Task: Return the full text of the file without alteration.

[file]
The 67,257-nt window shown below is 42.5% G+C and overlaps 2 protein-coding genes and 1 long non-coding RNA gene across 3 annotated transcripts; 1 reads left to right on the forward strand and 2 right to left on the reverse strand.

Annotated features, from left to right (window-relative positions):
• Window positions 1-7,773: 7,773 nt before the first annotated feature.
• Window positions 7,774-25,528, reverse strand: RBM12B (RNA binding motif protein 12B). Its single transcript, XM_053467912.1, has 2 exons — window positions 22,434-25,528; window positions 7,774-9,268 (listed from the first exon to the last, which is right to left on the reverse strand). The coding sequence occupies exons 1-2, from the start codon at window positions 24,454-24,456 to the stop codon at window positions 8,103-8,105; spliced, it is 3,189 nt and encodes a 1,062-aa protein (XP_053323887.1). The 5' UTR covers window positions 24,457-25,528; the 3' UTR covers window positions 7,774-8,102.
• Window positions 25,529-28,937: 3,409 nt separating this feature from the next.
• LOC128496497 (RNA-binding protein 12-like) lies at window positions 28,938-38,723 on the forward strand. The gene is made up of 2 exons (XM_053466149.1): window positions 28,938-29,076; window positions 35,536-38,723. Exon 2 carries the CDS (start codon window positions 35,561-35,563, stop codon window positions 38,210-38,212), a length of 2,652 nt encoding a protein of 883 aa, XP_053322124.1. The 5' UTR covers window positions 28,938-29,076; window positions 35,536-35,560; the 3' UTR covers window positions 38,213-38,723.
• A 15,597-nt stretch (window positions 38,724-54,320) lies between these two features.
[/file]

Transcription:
The 67,257-nt window shown below is 42.5% G+C and overlaps 2 protein-coding genes and 1 long non-coding RNA gene across 3 annotated transcripts; 1 reads left to right on the forward strand and 2 right to left on the reverse strand.

Annotated features, from left to right (window-relative positions):
• Window positions 1-7,773: 7,773 nt before the first annotated feature.
• Window positions 7,774-25,528, reverse strand: RBM12B (RNA binding motif protein 12B). Its single transcript, XM_053467912.1, has 2 exons — window positions 22,434-25,528; window positions 7,774-9,268 (listed from the first exon to the last, which is right to left on the reverse strand). The coding sequence occupies exons 1-2, from the start codon at window positions 24,454-24,456 to the stop codon at window positions 8,103-8,105; spliced, it is 3,189 nt and encodes a 1,062-aa protein (XP_053323887.1). The 5' UTR covers window positions 24,457-25,528; the 3' UTR covers window positions 7,774-8,102.
• Window positions 25,529-28,937: 3,409 nt separating this feature from the next.
• LOC128496497 (RNA-binding protein 12-like) lies at window positions 28,938-38,723 on the forward strand. The gene is made up of 2 exons (XM_053466149.1): window positions 28,938-29,076; window positions 35,536-38,723. Exon 2 carries the CDS (start codon window positions 35,561-35,563, stop codon window positions 38,210-38,212), a length of 2,652 nt encoding a protein of 883 aa, XP_053322124.1. The 5' UTR covers window positions 28,938-29,076; window positions 35,536-35,560; the 3' UTR covers window positions 38,213-38,723.
• A 15,597-nt stretch (window positions 38,724-54,320) lies between these two features.